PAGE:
Born Cleve Ginsberg in New York City (the family changed its name to Gray in 1936), he attended the Ethical Culture School and at a young age developed a fascination with color and paint. At the urging of friends, Cleve's parents allowed him to accompany a school friend for lessons with George Bellows' student Antonia Nell. She encouraged and inspired the young artist, and a still life he painted in her class was shown at the National Academy of Design's 1932 annual exhibition. Miss Nell also introduced him to Louise N. Grace, an artist who became a good friend and had a lasting influence on him. While a student at Phillips Academy, Cleve studied painting with Bartlett Hayes and aspired to paint in France. Upon his graduation in 1936, he was awarded the Samuel F. B. Morse Prize for most promising art student.

Gray's mother was always supportive of his career choice. His businessman father, who didn't understand his son's desire to be an artist, insisted on a college education. Cleve chose Princeton, where he majored in art and archaeology, and studied painting with James E. Davis. His senior thesis was on Chinese landscape painting; both Eastern philosophy and art were long-term influences on Gray's work and outlook. He graduated summa cum laude in 1940, and then spent several months painting while living at the farm of a family friend in Mendham, New Jersey.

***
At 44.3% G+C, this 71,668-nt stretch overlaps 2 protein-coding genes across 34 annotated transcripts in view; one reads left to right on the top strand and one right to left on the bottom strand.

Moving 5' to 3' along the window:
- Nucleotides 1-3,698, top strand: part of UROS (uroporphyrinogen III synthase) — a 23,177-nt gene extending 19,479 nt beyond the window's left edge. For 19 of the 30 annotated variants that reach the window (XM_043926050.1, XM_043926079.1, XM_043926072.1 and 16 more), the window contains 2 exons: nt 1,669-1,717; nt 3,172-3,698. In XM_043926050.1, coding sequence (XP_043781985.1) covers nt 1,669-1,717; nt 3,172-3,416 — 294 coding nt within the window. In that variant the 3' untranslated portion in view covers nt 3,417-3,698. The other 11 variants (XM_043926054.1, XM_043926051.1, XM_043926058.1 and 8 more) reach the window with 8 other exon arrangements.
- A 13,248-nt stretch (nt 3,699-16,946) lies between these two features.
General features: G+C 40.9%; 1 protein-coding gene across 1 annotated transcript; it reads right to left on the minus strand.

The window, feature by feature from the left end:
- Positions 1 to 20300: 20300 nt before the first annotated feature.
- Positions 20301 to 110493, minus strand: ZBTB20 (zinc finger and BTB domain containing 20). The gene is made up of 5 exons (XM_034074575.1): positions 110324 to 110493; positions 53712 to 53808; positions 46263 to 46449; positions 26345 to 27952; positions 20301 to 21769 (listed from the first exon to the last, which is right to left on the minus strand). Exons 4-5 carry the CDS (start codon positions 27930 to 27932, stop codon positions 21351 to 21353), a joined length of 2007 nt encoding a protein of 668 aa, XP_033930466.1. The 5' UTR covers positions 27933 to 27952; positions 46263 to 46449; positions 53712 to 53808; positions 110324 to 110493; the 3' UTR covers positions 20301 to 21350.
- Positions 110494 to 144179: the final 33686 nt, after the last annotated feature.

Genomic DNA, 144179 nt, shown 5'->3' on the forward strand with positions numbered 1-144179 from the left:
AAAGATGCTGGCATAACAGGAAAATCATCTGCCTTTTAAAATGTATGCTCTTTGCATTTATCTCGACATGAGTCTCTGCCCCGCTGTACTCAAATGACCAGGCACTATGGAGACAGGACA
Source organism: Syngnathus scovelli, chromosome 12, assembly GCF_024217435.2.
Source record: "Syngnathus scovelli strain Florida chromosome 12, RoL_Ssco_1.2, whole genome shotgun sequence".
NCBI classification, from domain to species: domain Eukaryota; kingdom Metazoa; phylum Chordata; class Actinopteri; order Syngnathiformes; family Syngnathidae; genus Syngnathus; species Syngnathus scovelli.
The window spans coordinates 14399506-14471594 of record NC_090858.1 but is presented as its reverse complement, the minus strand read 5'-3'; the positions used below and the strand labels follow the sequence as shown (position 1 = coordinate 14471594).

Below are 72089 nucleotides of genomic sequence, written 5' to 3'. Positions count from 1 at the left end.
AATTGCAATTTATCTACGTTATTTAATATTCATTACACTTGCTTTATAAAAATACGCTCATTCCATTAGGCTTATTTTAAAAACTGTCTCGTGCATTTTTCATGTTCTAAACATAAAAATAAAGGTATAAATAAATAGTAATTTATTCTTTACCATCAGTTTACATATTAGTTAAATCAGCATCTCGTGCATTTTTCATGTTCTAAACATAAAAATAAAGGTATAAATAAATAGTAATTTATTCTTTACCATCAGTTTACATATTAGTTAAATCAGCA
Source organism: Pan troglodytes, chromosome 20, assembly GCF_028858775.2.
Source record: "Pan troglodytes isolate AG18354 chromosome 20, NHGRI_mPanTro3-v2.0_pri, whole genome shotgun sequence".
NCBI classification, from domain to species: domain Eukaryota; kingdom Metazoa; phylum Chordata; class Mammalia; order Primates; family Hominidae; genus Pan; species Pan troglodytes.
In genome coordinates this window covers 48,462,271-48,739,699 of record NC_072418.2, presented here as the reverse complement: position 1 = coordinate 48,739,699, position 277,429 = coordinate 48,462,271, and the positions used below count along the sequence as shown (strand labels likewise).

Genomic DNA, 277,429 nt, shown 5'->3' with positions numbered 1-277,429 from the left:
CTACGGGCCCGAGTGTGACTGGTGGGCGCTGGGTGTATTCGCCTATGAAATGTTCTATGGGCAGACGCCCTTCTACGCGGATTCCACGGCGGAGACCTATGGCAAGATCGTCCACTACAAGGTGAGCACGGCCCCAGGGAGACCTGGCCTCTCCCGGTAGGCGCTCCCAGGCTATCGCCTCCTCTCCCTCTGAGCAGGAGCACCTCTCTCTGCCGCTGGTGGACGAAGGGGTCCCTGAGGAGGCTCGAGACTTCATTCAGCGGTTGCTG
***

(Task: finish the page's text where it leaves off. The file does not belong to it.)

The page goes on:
When a doctor suggeted that a dry climate might relieve sinus and asthma problems, Gray moved to Tucson, Arizona. Once settled in the desert, he contacted Louise N. Grace, whom he had met as a young teenager through his art instructor. Miss Grace, an artist and daughter of the founder of W. R. Grace and Co., was a highly cultured and independent woman older than his parents. The summer before Gray entered Phillips Academy, she had hired him to brush ground color onto canvases for murals she was painting for "Eleven Arches," her home in Tuscon then under construction. Miss Grace invited Gray to visit "Eleven Arches" to see the completed murals, and despite the substantial age difference, their friendship deepened; Gray found in her intellectual and spiritual guidance that was lacking in his own family. He remained in Tucson until enlisting in the U. S. Army in 1942, and they corresponded frequently during the the war. When a stroke in 1948 prevented Miss Grace from participating in the extensive tour of Europe she was arranging for a small group of friends, including Gray, she provided sufficient funds and insisted he make the trip on his own. Another stroke, suffered while Gray was traveling, left her in a coma; he was not permitted to see her again. Upon her death in 1954, Gray inherited "Eleven Arches."